4. Cleaning. When I am anxious I focus on performing house chores. Cleaning takes a level of concentration to organize and rearrange stuff. It helps me clear my mind. Afterwards, I feel relieved and enjoy the atmosphere.

5. Rest. This is a huge stress management technique because resting rejuvenates the body. When I get enough sleep I can utilize my energy to work on other areas of my life.

6. Projects. Sometimes I create new projects to exercise my creativity and to stay busy.

7. Prayer. My prayers manifest clarity. I say my prayers aloud and remember to be grateful for what I have. 

    

    I share my experience so that it may empower others to relate and enhance coping strategies to manage similar challenges. Therefore, I encourage my peers to observe and accept individual warning signs and symptoms in order to address them. 

    I've experienced two psychotic breaks over the last 14 years, and I have more mental battles to overcome. I believe that another breakdown is inevitable for me, because of the uncertainty in dealing with a brain disorder. I understand I am not immune to another psychotic break. Still, I strive to master stress management skills every day to control what I can. My goal is to defeat my condition by getting back up after every breakdown by utilizing my wide range of coping tools, my faith, and hope that I can manage to bounce back. 

    I must be clear that mental illness is a very serious condition that stress management techniques may not always be able to resolve due to the severity of the condition. In fact, I advise every individual living with a mental health condition to discuss treatment options and a crisis plan with their healthcare professional.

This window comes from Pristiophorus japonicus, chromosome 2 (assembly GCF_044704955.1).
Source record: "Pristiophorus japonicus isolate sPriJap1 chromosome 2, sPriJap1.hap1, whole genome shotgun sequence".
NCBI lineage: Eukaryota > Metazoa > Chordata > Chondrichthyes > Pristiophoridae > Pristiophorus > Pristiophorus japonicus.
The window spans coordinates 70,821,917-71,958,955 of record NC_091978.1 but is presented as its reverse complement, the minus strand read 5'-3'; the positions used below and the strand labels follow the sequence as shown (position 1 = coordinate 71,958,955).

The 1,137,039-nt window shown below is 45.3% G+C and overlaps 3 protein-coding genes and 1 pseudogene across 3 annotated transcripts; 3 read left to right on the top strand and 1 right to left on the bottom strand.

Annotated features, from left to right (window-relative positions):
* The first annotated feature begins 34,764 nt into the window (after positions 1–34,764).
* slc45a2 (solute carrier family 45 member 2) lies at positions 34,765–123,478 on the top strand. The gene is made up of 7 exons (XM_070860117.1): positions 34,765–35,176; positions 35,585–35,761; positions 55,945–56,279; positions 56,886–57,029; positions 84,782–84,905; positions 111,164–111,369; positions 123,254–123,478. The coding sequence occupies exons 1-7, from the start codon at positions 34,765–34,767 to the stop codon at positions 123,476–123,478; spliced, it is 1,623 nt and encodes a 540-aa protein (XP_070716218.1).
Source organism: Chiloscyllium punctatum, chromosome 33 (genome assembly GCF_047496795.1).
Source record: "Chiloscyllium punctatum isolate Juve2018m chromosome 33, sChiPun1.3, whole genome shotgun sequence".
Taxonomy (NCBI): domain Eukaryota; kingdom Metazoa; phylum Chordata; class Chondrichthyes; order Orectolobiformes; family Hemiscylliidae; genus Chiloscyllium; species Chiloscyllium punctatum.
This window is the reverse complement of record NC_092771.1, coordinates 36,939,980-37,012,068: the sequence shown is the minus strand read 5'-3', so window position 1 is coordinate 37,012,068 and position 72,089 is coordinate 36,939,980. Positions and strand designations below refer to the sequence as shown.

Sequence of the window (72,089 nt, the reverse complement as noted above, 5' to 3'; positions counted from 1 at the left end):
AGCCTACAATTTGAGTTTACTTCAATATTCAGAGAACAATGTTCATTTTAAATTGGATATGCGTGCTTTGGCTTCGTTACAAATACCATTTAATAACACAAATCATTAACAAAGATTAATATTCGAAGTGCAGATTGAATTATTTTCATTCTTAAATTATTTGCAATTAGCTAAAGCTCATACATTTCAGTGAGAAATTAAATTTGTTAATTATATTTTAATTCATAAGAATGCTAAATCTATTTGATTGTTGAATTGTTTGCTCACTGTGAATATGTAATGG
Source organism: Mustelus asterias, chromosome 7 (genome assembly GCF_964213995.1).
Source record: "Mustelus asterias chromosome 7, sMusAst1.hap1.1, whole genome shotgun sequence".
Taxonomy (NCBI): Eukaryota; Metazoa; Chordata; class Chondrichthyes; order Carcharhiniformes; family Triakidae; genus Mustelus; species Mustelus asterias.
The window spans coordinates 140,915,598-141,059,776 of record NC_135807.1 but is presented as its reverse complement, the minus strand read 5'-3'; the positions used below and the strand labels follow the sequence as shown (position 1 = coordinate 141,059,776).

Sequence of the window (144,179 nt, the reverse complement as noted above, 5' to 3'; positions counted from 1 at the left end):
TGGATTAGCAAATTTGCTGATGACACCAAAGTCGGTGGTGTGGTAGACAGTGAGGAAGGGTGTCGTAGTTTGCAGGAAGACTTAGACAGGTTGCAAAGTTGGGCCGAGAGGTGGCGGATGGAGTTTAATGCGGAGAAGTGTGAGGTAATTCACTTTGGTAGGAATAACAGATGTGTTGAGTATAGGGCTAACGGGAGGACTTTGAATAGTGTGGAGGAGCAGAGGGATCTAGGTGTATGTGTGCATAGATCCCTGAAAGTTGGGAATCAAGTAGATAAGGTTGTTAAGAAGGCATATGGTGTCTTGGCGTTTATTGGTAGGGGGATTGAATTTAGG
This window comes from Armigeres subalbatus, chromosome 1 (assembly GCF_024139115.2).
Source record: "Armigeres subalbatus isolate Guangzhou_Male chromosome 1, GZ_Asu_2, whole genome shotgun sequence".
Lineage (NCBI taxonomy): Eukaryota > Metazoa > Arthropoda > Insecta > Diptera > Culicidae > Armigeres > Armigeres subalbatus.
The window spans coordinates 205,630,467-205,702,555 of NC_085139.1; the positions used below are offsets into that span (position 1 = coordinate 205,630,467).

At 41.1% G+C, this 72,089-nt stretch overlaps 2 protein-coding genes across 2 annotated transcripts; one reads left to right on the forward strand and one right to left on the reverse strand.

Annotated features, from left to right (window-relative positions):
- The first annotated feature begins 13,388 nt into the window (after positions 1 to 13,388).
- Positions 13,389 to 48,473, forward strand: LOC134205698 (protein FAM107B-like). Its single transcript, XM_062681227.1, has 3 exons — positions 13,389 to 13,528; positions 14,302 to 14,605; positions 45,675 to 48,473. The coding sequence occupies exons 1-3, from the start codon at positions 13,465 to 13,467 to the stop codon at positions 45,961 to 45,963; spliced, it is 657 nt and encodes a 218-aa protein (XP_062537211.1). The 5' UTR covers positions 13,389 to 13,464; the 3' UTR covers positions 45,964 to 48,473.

Wednesday, February 24, 2021

How to Overcome Disappointments by Redirecting Your Focus


Living with a mental health condition is very challenging. As an individual living with schizoaffective disorder I must be mindful of my stressors, thoughts, and social needs. Setbacks are disappointing, but they are a part of life. For instance, having a hospitalization, getting rejected, being discriminated against, experiencing self-doubt, and coping with disappointments that lead to changes can be stressful. 

    Most people will not understand individuals with mental health concerns because of varying perceptions on the symptoms. Moreover, widespread misconceptions drives fear, lack of education, and discrimination, that perpetuates barriers to socialization, treatment, and understanding. It is imperative for us to develop alternative skills to maneuver and manage the difficult times. I encourage peers to focus on confidence-building activities, which I will share. Also my tips will help people who do not have a diagnosis. Here, I will focus on 7 habits, which will help you develop self-validation and improve your mental health.

1) Concentrate on reciting affirmations and reassuring statements. This is one of my most powerful habits because this activity creates excitement and hope. Life is full of ups and downs, therefore, it is important to motivate yourself to press onward.  Reciting affirmations rejuvenates your ability to hold on to hope. Stating positive thoughts and objectives aloud or writing them down will manifest inner-strength and belief in one's ability to move forward. I identify as spiritual and believe that words can dictate the energy and develop into a reality. Therefore, I encourage you to say uplifting things. For me, I might repeat the following statements: “I have the spirit of strength on me today. I am bold. I master resiliency.” “I welcome the spirit of love. I give and receive love. I will embrace love by focusing on loving gestures today.” “This is only for a season. I have support. I am an overcomer. I am fierce. I have power over my reactions and I can get through this.”